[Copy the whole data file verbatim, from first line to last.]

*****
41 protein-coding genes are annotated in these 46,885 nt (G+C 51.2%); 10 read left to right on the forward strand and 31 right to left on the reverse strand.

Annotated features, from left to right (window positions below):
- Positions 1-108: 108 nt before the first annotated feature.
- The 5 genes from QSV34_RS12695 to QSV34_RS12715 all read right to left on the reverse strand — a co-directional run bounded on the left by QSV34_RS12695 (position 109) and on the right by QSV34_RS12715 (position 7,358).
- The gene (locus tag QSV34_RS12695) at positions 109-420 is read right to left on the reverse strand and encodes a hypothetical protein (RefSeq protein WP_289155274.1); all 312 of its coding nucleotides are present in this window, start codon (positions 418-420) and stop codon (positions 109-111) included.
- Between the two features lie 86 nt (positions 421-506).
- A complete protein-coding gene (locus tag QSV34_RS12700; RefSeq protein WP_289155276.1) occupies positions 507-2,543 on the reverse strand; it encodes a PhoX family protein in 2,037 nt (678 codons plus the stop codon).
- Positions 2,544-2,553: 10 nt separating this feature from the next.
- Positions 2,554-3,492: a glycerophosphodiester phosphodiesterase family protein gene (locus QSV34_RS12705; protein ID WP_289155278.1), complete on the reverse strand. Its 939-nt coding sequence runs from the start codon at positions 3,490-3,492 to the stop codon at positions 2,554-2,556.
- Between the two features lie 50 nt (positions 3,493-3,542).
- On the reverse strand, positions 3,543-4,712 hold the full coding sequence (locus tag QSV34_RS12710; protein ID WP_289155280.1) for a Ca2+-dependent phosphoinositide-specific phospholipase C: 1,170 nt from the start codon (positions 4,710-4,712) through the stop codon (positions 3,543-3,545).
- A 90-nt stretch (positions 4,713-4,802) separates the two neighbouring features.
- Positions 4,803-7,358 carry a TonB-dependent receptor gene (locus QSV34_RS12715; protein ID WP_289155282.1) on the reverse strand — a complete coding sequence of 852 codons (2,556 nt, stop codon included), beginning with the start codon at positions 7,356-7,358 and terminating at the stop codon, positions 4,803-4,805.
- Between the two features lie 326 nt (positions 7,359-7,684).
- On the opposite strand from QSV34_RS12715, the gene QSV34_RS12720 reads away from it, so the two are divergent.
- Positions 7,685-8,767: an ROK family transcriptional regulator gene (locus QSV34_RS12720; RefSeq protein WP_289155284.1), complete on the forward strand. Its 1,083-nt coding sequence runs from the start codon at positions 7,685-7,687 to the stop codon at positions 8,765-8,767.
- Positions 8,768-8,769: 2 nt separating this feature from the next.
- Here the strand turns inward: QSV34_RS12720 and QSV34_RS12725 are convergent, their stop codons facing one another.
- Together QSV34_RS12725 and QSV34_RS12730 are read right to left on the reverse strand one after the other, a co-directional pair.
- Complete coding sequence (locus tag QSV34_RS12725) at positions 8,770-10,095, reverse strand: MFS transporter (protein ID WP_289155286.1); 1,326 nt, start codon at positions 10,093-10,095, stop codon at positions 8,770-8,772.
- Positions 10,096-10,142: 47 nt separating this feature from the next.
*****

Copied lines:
41 protein-coding genes are annotated in these 46,885 nt (G+C 51.2%); 10 read left to right on the forward strand and 31 right to left on the reverse strand.

Annotated features, from left to right (window positions below):
- Positions 1-108: 108 nt before the first annotated feature.
- The 5 genes from QSV34_RS12695 to QSV34_RS12715 all read right to left on the reverse strand — a co-directional run bounded on the left by QSV34_RS12695 (position 109) and on the right by QSV34_RS12715 (position 7,358).
- The gene (locus tag QSV34_RS12695) at positions 109-420 is read right to left on the reverse strand and encodes a hypothetical protein (RefSeq protein WP_289155274.1); all 312 of its coding nucleotides are present in this window, start codon (positions 418-420) and stop codon (positions 109-111) included.
- Between the two features lie 86 nt (positions 421-506).
- A complete protein-coding gene (locus tag QSV34_RS12700; RefSeq protein WP_289155276.1) occupies positions 507-2,543 on the reverse strand; it encodes a PhoX family protein in 2,037 nt (678 codons plus the stop codon).
- Positions 2,544-2,553: 10 nt separating this feature from the next.
- Positions 2,554-3,492: a glycerophosphodiester phosphodiesterase family protein gene (locus QSV34_RS12705; protein ID WP_289155278.1), complete on the reverse strand. Its 939-nt coding sequence runs from the start codon at positions 3,490-3,492 to the stop codon at positions 2,554-2,556.
- Between the two features lie 50 nt (positions 3,493-3,542).
- On the reverse strand, positions 3,543-4,712 hold the full coding sequence (locus tag QSV34_RS12710; protein ID WP_289155280.1) for a Ca2+-dependent phosphoinositide-specific phospholipase C: 1,170 nt from the start codon (positions 4,710-4,712) through the stop codon (positions 3,543-3,545).
- A 90-nt stretch (positions 4,713-4,802) separates the two neighbouring features.
- Positions 4,803-7,358 carry a TonB-dependent receptor gene (locus QSV34_RS12715; protein ID WP_289155282.1) on the reverse strand — a complete coding sequence of 852 codons (2,556 nt, stop codon included), beginning with the start codon at positions 7,356-7,358 and terminating at the stop codon, positions 4,803-4,805.
- Between the two features lie 326 nt (positions 7,359-7,684).
- On the opposite strand from QSV34_RS12715, the gene QSV34_RS12720 reads away from it, so the two are divergent.
- Positions 7,685-8,767: an ROK family transcriptional regulator gene (locus QSV34_RS12720; RefSeq protein WP_289155284.1), complete on the forward strand. Its 1,083-nt coding sequence runs from the start codon at positions 7,685-7,687 to the stop codon at positions 8,765-8,767.
- Positions 8,768-8,769: 2 nt separating this feature from the next.
- Here the strand turns inward: QSV34_RS12720 and QSV34_RS12725 are convergent, their stop codons facing one another.
- Together QSV34_RS12725 and QSV34_RS12730 are read right to left on the reverse strand one after the other, a co-directional pair.
- Complete coding sequence (locus tag QSV34_RS12725) at positions 8,770-10,095, reverse strand: MFS transporter (protein ID WP_289155286.1); 1,326 nt, start codon at positions 10,093-10,095, stop codon at positions 8,770-8,772.
- Positions 10,096-10,142: 47 nt separating this feature from the next.